Thomas Hardy's portrait of Bathsheba Everdene is about a million miles away from Cinderella
I don't know which is more gorgeous, the new poster (above) or this one (below) that I included with my Far from the Madding Crowd post back in February. I have a feeling we'll be seeing a third poster before the film opens the U.S., the UK and Ireland on May 1st. Why? The first poster featured Bathsheba (Carey Mulligan) and Sergeant Troy (Tom Sturridge) embracing under the trees. This second poster pairs Bathsheba with Gabriel Oaks (Matthias Schoenaerts) on the dance floor. Since Ms Everdene was torn between, not just two lovers but three, it seems likely that William Boldwood (Michael Sheen) will have his 15 minutes of fame prior to the film's release. Far from the Madding Crowd makes its debut at the Istanbul Film Festival in Turkey on April 17th. Stay tuned for the buzz!
Until then we have a featurette singing the praises of Thomas Hardy's extraordinary portrait of a very modern young woman. Hardy drew a complex picture of womanhood in the character of Bathsheba Everdeen; a young woman as different from Cinderella as the day is long. I'm just about sixty pages in to the 414 page novel but the story practically begins with Bathsheba turning down a marriage proposal. From what we see on the featurette Bathsheba is just as feisty and determined to make her own way in the world as ever. I couldn't be happier.
She wouldn't remember in a zillion years, nay, a bazillion years, but I met Ms. Mulligan at the wrap party for Drive, the film in which she was the object of desire for Ryan Gosling's character. It was a complete under utilization of her talent but she was absolute perfection in it. The party was held at a bowling alley in the Valley and Carey was there in a pale cardigan over a pastel colored silk blouse, looking as cool, calm and elegantly demure as you'd expect. My husband, one of the AD's on the show, insisted on taking me over to say hello. Between you and me, I hate wrap parties. I'm a confirmed introvert and making small talk is torture, which is to say meeting famous people is mostly a meaningless exercise in controlling sweaty palms. The stars are almost always gracious and say hello and usually tell me how much they love my husband. Ryan did that; told me how funny my husband was and that he was the one that should be in front of the camera. We took a picture together, Ryan and me, his gorgeous leather-jacketed arm around my shoulder, before he slipped away for a smoke break. It's a horrible photo; I really don't know who looks worse, me—my face pale and puffy and grinning like an idiot— or Ryan, strangely washed out by the bowling alley lights and my hubby's lousy use of his iPhone camera. Which is to say, you won't be seeing me post that here anytime soon.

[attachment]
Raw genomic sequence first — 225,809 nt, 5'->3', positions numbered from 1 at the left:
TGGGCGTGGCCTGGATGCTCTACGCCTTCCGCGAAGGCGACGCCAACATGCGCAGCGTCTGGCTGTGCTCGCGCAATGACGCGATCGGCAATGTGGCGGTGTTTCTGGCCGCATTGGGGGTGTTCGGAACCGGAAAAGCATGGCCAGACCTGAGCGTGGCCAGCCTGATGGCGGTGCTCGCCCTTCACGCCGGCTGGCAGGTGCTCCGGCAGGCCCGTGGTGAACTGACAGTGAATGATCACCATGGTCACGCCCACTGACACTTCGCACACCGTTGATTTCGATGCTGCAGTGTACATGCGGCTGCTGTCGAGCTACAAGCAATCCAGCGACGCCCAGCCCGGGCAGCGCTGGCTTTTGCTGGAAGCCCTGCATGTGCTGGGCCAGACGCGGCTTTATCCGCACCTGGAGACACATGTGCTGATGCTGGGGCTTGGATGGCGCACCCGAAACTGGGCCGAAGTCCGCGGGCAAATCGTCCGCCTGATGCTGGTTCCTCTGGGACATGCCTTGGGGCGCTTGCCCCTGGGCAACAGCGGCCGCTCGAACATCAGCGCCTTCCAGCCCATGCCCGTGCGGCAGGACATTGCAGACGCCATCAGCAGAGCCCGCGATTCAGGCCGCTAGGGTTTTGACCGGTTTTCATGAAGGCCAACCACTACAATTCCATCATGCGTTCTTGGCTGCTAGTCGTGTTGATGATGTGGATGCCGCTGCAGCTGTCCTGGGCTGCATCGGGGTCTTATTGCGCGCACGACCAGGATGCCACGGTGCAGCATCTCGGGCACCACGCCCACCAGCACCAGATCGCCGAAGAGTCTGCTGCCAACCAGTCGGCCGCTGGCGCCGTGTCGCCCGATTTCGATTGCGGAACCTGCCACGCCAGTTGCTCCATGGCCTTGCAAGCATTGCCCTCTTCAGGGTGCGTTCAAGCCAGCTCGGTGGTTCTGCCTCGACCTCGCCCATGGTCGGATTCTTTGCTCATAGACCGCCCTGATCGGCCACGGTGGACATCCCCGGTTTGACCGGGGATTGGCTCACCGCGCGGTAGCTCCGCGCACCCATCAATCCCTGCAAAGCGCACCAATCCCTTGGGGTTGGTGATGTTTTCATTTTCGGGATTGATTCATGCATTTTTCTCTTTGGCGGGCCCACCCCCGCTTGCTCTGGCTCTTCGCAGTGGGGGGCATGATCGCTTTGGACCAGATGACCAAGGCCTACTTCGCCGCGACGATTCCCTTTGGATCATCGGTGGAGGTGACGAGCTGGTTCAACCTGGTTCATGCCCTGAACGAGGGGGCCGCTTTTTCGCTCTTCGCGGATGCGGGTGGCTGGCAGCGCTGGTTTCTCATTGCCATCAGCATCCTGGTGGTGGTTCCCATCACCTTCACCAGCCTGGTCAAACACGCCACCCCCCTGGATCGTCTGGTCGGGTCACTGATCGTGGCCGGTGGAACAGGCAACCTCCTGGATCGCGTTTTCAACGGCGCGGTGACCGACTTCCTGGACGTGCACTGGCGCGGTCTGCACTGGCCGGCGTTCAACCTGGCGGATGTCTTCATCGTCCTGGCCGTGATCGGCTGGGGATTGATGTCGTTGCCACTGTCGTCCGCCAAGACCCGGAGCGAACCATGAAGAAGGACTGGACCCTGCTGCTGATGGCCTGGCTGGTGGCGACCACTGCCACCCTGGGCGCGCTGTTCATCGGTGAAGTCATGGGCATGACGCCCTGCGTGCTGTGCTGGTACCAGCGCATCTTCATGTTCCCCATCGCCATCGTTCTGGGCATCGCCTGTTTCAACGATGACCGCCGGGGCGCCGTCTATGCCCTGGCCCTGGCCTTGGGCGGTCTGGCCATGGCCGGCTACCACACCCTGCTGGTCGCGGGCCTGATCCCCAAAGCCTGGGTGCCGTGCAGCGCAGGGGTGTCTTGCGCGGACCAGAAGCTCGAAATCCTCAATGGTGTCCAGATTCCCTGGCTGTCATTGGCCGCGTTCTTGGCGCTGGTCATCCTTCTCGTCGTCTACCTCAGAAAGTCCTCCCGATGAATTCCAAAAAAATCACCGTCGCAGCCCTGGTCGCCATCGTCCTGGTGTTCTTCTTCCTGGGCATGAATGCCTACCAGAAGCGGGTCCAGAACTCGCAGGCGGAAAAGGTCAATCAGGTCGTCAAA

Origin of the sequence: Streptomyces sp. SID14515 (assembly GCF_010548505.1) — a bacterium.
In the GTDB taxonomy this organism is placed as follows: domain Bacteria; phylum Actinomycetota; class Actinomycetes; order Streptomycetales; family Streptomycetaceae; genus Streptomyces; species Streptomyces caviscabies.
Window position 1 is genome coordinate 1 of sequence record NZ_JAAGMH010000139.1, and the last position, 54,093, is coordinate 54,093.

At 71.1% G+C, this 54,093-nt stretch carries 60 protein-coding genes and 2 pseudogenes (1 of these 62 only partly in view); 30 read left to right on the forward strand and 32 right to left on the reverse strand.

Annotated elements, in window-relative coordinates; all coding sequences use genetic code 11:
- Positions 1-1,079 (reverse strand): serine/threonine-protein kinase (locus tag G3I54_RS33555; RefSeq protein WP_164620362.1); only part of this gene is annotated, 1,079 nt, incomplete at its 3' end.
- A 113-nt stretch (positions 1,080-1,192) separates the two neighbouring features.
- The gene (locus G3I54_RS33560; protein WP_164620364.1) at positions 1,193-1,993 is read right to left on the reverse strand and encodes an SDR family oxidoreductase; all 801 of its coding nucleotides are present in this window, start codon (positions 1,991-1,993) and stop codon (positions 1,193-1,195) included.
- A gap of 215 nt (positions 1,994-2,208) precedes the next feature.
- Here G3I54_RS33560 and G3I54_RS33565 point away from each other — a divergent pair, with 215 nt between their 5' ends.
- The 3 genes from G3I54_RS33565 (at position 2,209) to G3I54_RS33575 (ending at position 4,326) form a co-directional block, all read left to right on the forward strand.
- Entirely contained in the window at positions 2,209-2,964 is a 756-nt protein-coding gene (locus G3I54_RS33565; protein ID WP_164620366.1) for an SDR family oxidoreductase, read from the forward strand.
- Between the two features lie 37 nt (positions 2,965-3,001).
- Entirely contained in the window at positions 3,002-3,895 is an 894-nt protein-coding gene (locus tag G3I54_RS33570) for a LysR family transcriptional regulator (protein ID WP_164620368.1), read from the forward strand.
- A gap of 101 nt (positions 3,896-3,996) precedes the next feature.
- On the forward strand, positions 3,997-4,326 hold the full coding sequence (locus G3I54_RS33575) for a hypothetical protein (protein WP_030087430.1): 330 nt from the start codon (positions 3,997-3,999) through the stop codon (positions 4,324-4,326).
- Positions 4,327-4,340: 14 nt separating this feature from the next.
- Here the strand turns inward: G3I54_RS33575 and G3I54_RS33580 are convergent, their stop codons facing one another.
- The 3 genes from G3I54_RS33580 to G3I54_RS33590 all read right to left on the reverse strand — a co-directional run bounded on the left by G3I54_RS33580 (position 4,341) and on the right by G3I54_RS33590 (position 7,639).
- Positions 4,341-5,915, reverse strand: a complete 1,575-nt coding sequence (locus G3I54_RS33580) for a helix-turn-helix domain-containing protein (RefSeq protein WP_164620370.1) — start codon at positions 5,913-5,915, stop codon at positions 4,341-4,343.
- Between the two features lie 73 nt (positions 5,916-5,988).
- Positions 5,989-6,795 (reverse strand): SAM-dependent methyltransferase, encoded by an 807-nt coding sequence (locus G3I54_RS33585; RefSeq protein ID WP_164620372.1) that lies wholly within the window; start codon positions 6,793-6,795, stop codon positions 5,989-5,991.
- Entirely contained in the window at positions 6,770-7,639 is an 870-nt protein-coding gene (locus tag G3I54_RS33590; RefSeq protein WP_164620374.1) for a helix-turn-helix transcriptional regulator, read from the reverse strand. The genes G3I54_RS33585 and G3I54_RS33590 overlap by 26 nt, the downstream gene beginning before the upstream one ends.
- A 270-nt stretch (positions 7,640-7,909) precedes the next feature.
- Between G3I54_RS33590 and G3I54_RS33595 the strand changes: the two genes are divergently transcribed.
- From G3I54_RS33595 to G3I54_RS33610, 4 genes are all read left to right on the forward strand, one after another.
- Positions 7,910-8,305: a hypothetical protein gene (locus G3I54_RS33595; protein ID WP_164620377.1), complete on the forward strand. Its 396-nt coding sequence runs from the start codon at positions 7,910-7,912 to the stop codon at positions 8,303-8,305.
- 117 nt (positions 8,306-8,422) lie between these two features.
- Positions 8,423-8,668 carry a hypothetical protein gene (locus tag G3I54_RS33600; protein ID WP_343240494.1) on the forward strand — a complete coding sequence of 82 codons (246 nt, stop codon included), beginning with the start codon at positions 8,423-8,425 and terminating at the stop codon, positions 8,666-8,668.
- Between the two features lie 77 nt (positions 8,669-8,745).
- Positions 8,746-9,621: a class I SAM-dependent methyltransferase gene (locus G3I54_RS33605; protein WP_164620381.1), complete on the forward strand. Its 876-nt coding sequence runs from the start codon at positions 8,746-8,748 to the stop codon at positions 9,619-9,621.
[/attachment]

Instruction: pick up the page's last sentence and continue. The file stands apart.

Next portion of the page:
Later, when the Karaoke machine was up and running, Ryan proceeded to film my husband's standard rendition of Stairway to Heaven, which he performs with pretty much everything he's got, Elvis-styled hip shakes and all. I couldn't take my eyes off him. Ryan Gosling, not my husband. The meeting with Carey was much less momentous. Just a sweet and charming hello, it's so nice to meet you and I wondered if she, like me, was on the shy side. I just saw her on Fallon and she's hilarious but I sense a hidden quiet side. My husband asked her if she was having a good time and could we be expecting her to get in on the Karaoke? She laughed a little, made some 'Oh, I don't know about that' kind of comment back. And that was about it before a couple of the hair and makeup folks came over and whisked her away to a table. That's where the real relationships are built, in the hair and makeup trailer where the actors can sit and relax with a cup of coffee—or tea—while the pros brush and polish them until they're camera ready. Like going to your favorite stylist day after day; it's easier to let your hair down and and chat and be yourself in the privacy of the hair and makeup trailer, much easier to bond and make real connections. Anyway, I've always had a soft spot for Carey, both before and since, and can't wait to see what she does with the role of Bathsheba Everdene. I've always thought she had the most beautiful speaking voice, the voice which you hear singing in the trailer is hers and just as lovely.
How about you? Have you read the Thomas Hardy classic? Will you be watching Far from the Madding Crowd when it hits your local theater?